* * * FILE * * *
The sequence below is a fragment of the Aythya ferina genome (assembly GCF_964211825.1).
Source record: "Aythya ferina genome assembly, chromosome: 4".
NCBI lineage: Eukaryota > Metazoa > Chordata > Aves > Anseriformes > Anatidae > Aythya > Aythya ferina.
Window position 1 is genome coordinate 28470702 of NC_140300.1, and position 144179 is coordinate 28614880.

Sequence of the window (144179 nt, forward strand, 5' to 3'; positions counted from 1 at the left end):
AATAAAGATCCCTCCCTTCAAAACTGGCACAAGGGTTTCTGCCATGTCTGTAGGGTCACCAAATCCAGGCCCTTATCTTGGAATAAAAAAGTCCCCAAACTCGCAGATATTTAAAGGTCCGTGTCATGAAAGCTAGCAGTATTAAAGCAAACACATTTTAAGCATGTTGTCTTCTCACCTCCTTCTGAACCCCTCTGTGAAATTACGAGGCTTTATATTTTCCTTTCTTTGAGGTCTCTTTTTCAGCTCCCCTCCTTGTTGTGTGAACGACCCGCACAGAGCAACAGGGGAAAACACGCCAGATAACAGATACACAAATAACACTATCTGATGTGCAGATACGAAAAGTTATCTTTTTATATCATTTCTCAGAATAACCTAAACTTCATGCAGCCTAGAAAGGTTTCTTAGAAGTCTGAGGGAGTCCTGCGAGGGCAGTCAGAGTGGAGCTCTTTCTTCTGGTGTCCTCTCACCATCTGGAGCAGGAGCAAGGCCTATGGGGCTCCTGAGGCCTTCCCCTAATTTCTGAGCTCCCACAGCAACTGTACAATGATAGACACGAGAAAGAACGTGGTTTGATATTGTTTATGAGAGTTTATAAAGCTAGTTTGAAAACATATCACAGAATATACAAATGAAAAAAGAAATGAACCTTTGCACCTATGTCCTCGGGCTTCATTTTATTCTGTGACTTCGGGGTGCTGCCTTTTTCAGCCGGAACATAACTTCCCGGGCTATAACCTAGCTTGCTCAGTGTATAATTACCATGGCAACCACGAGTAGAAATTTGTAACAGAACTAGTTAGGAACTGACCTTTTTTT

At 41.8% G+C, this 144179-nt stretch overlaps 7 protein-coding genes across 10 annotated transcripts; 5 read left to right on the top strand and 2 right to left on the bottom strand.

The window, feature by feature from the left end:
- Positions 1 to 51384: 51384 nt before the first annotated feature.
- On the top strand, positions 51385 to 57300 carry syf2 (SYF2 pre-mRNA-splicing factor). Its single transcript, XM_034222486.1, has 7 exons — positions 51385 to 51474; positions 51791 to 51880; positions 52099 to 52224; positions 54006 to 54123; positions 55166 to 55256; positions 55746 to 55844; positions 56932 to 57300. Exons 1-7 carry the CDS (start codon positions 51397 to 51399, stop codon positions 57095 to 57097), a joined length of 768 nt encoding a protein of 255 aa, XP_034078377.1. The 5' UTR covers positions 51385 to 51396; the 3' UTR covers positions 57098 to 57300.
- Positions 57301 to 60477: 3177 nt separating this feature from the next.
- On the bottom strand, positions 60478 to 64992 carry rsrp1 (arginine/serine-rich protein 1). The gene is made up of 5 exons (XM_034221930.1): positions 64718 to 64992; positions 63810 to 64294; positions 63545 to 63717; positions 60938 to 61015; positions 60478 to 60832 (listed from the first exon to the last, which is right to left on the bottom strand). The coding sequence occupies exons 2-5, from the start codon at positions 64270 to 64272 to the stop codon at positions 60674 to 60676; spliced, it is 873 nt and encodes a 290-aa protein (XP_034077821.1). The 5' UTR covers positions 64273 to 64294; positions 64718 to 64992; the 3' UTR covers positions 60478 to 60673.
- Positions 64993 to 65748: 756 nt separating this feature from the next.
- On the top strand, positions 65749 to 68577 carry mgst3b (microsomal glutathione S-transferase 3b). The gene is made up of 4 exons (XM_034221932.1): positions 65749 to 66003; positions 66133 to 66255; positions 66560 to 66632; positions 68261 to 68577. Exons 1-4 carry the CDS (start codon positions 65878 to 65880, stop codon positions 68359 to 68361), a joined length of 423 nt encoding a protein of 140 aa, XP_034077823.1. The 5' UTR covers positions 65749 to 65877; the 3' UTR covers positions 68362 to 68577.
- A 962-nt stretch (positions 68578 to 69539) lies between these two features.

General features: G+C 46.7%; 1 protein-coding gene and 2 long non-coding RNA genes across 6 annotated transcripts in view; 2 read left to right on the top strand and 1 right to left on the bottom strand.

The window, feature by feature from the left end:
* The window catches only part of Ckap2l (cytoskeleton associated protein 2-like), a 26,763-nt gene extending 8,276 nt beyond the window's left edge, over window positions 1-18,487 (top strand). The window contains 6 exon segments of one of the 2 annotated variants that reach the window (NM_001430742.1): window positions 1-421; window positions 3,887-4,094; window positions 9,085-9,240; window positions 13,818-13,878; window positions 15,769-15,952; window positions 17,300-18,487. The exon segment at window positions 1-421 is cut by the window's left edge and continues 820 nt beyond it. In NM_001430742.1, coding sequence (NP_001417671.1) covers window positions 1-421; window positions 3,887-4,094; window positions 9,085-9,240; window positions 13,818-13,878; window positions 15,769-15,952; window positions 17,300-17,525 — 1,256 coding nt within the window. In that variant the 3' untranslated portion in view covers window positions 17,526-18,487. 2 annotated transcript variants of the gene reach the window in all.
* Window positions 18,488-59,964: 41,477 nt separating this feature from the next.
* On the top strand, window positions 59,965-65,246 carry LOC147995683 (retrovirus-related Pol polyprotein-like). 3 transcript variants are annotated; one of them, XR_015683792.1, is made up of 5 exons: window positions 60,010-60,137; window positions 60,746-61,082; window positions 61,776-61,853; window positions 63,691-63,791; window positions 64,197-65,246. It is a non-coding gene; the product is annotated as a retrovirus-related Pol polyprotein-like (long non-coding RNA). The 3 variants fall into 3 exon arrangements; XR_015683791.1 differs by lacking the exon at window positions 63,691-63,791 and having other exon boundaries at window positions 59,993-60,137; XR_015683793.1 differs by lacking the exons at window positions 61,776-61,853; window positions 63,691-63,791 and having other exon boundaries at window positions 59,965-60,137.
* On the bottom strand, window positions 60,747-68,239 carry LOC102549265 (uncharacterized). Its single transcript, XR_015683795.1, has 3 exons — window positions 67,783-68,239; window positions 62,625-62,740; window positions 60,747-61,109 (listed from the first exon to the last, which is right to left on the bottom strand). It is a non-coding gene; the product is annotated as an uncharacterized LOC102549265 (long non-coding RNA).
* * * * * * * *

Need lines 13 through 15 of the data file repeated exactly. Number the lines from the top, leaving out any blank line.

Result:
- Positions 64993 to 65748: 756 nt separating this feature from the next.
- On the top strand, positions 65749 to 68577 carry mgst3b (microsomal glutathione S-transferase 3b). The gene is made up of 4 exons (XM_034221932.1): positions 65749 to 66003; positions 66133 to 66255; positions 66560 to 66632; positions 68261 to 68577. Exons 1-4 carry the CDS (start codon positions 65878 to 65880, stop codon positions 68359 to 68361), a joined length of 423 nt encoding a protein of 140 aa, XP_034077823.1. The 5' UTR covers positions 65749 to 65877; the 3' UTR covers positions 68362 to 68577.
- A 962-nt stretch (positions 68578 to 69539) lies between these two features.